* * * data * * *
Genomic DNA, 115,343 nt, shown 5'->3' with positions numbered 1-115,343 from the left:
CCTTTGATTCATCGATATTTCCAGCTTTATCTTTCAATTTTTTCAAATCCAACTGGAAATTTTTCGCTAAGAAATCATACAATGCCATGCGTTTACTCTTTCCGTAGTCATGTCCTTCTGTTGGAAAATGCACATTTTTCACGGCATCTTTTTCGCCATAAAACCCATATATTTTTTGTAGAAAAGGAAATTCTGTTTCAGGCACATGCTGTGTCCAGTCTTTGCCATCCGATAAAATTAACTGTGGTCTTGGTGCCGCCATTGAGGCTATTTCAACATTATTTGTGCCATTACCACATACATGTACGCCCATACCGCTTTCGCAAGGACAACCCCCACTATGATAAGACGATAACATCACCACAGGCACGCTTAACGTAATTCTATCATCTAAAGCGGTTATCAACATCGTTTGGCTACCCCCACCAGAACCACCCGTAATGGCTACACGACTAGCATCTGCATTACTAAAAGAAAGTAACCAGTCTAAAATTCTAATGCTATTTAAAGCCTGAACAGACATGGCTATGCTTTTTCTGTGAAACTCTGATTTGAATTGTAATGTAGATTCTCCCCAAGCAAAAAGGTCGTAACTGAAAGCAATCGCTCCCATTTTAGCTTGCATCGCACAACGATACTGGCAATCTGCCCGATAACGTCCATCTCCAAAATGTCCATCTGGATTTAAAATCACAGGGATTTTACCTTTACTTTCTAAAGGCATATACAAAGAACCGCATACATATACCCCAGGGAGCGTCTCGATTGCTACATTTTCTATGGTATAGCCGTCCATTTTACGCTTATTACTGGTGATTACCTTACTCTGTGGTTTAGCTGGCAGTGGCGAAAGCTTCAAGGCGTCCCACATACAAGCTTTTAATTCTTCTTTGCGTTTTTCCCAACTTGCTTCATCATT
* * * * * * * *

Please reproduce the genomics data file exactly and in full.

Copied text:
Genomic DNA, 115,343 nt, shown 5'->3' with positions numbered 1-115,343 from the left:
CCTTTGATTCATCGATATTTCCAGCTTTATCTTTCAATTTTTTCAAATCCAACTGGAAATTTTTCGCTAAGAAATCATACAATGCCATGCGTTTACTCTTTCCGTAGTCATGTCCTTCTGTTGGAAAATGCACATTTTTCACGGCATCTTTTTCGCCATAAAACCCATATATTTTTTGTAGAAAAGGAAATTCTGTTTCAGGCACATGCTGTGTCCAGTCTTTGCCATCCGATAAAATTAACTGTGGTCTTGGTGCCGCCATTGAGGCTATTTCAACATTATTTGTGCCATTACCACATACATGTACGCCCATACCGCTTTCGCAAGGACAACCCCCACTATGATAAGACGATAACATCACCACAGGCACGCTTAACGTAATTCTATCATCTAAAGCGGTTATCAACATCGTTTGGCTACCCCCACCAGAACCACCCGTAATGGCTACACGACTAGCATCTGCATTACTAAAAGAAAGTAACCAGTCTAAAATTCTAATGCTATTTAAAGCCTGAACAGACATGGCTATGCTTTTTCTGTGAAACTCTGATTTGAATTGTAATGTAGATTCTCCCCAAGCAAAAAGGTCGTAACTGAAAGCAATCGCTCCCATTTTAGCTTGCATCGCACAACGATACTGGCAATCTGCCCGATAACGTCCATCTCCAAAATGTCCATCTGGATTTAAAATCACAGGGATTTTACCTTTACTTTCTAAAGGCATATACAAAGAACCGCATACATATACCCCAGGGAGCGTCTCGATTGCTACATTTTCTATGGTATAGCCGTCCATTTTACGCTTATTACTGGTGATTACCTTACTCTGTGGTTTAGCTGGCAGTGGCGAAAGCTTCAAGGCGTCCCACATACAAGCTTTTAATTCTTCTTTGCGTTTTTCCCAACTTGCTTCATCATT